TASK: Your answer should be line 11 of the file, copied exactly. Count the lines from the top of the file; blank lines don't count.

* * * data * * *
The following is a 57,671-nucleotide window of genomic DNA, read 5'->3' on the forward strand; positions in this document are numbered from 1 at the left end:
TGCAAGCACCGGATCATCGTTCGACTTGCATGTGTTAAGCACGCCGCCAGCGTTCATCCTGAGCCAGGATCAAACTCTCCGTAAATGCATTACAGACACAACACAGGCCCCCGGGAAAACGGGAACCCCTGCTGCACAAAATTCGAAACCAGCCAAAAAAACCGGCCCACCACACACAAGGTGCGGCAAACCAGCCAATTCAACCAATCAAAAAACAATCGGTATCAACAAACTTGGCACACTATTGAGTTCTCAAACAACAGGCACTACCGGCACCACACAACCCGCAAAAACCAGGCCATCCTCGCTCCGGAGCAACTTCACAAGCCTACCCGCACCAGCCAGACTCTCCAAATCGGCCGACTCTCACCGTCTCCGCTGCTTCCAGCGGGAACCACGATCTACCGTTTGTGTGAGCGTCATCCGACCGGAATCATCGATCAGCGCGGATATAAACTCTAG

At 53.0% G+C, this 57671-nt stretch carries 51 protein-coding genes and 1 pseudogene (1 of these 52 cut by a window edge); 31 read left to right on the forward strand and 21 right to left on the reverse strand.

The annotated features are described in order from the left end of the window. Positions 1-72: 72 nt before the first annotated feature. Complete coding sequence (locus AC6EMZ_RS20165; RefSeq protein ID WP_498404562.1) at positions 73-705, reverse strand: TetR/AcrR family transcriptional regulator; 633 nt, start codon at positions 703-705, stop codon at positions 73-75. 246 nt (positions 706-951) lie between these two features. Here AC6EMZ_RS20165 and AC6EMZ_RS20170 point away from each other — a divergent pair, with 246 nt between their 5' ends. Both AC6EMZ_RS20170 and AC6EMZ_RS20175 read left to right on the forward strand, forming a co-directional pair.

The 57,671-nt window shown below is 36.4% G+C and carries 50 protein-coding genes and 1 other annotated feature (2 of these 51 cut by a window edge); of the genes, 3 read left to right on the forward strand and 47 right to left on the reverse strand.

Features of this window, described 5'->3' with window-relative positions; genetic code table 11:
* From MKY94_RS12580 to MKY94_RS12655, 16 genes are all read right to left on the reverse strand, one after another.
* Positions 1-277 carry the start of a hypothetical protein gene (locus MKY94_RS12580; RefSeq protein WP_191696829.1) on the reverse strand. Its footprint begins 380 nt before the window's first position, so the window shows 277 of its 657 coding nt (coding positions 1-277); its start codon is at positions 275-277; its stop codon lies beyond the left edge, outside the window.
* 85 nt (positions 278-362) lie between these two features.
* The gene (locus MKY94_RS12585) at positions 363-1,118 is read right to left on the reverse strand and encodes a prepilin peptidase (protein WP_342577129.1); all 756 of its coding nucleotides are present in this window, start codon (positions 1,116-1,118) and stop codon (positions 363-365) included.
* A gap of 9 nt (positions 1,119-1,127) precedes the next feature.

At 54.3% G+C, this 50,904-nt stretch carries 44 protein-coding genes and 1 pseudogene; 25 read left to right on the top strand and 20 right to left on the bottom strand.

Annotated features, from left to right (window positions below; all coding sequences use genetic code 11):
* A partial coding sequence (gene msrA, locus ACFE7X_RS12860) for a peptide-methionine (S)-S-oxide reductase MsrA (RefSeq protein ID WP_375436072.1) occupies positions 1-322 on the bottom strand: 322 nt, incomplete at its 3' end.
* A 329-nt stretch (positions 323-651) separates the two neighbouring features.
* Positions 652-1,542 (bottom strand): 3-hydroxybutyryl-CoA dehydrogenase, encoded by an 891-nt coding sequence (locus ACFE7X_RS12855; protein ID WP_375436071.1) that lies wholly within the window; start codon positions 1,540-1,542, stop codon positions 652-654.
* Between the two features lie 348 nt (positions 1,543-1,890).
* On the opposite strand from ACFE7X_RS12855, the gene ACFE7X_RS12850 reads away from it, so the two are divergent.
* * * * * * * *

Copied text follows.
* A gap of 9 nt (positions 1,119-1,127) precedes the next feature.